When making their case against Japanese leaders, prosecutors were working against time. As the trial progressed, so too did the Cold War, turning old foes into new allies and old allies into new foes.
When the International Military Tribunal for the Far East opened in Tokyo on 3 May 1946, the Allied prosecuting powers charged all twenty-eight Japanese defendants with conspiring to commit ‘crimes against peace’. Their aim was to settle accounts for the Asia-Pacific War; and they had various not entirely estimable reasons for doing so. By focusing on Japan’s aggression, the Americans hoped to explain away the military debacle at Pearl Harbour, the Soviets wished to excuse their treaty-breaking invasion of Manchuria, and the colonial powers wanted to justify their post-war reclamation of the Asian colonies. Consequently, thirty-six of the fifty-five counts in the indictment held the accused collectively responsible for conspiring to wage aggressive wars and individually responsible for the initiation and waging of them.
When constructing their ‘crimes against peace’ case at Tokyo, the prosecutors faced all the legal difficulties experienced by their counterparts at the overlapping Nuremberg Tribunal, and more problems besides. One of the greatest challenges related to the nature of the Second World War itself. From the outset, the Allies had argued that the Axis leaders had launched a uniquely barbarous conflict, unmatched in the annals of war. This is one reason why both tribunals declared ‘crimes against peace’ to be the gravest international crime. But their emphasis on aggression inverted reality: if anything about the conflict was unique, it was not bombardments, invasions and occupations — it was the Holocaust. Herein laid the problem for the Allies at Tokyo. Compared with the German leadership, the Japanese defendants’ conduct seemed less exceptional — less of a shattering assault on the very idea of humanity — despite their responsibility for many millions of deaths, often involving war crimes, in China and elsewhere. As Judge Bruno Simma noted in 1999, ‘Auschwitz was singularly German, and none of the offences committed by the Japanese political and military leaders came even close.’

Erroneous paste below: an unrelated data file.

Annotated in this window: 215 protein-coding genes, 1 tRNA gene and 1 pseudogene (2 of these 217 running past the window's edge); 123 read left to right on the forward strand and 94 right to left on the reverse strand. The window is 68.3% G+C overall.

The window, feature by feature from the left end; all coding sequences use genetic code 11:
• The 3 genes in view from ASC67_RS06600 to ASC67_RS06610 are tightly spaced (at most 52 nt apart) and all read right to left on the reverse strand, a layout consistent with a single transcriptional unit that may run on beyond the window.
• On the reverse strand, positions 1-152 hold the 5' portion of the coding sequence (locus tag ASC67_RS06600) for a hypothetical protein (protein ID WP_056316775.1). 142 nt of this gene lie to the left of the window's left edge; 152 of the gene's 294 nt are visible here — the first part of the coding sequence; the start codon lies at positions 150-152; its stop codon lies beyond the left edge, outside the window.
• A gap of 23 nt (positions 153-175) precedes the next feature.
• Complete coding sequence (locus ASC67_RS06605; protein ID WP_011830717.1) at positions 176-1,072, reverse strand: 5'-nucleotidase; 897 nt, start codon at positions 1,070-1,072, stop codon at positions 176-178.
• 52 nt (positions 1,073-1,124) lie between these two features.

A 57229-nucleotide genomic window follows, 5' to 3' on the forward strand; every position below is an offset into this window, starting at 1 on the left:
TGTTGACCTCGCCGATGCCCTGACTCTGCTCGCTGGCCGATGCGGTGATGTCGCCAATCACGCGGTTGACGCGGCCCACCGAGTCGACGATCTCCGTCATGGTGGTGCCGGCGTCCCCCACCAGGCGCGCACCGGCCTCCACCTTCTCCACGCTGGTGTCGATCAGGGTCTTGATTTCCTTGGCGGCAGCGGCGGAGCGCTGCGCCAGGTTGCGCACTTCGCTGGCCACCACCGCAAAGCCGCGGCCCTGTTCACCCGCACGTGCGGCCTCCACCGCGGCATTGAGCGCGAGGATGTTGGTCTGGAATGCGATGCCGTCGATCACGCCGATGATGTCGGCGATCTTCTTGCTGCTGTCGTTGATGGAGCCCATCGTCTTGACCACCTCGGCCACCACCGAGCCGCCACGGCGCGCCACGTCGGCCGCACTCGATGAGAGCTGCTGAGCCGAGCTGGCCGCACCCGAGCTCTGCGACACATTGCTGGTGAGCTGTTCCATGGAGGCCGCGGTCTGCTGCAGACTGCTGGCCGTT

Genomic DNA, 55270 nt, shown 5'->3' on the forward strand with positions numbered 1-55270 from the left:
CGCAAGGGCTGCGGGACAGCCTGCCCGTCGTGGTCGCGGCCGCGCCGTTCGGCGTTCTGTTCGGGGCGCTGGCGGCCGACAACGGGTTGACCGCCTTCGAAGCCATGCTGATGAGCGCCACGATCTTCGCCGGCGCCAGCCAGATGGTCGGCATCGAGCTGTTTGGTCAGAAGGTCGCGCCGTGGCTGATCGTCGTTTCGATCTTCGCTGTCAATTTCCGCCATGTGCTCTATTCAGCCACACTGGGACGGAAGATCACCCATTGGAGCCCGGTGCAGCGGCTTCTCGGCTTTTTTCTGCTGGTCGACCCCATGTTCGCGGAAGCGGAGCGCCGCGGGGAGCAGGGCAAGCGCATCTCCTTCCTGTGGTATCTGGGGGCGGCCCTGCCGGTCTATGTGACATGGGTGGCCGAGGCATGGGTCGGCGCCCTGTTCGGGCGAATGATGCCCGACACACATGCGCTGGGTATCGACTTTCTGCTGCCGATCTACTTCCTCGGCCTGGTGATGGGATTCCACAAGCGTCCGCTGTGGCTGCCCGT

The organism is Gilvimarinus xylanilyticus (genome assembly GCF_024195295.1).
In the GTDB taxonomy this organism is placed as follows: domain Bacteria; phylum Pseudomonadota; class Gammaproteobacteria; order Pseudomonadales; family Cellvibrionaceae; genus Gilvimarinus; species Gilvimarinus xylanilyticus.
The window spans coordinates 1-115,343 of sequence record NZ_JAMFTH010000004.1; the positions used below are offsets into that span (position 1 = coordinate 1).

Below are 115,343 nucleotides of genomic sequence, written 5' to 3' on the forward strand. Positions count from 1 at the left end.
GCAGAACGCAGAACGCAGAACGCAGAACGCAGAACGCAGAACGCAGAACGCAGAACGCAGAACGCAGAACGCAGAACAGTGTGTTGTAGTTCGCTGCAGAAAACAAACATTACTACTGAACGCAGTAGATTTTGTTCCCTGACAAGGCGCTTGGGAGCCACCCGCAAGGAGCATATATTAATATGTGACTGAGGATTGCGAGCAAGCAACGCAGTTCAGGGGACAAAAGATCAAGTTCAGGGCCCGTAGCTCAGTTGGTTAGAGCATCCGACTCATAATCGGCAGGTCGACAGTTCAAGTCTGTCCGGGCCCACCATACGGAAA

Another difficulty for the prosecution at Tokyo related not to the war just finished, but to the Cold War just beginning. The Allies had framed the ‘crimes against peace’ charges to strip out the top echelons of the Japanese leadership and to deter potential challenges to the post-war world order. The charge was therefore innovation in the service of orthodoxy: the innovation being the criminalisation of aggression and the orthodoxy being the new American-led status quo. The problem was that the wartime alliance that gave rise to this idea soon fell apart, and as the Tokyo trial progressed from 1946 to 1948, new Cold War alignments formed, with old foes becoming new allies and old allies, new foes. The Allied prosecution teams — which included both Americans and Russians — tried to prevent these shifts from undermining their case against the old enemies, the Japanese, but were unable to completely ignore this new reality.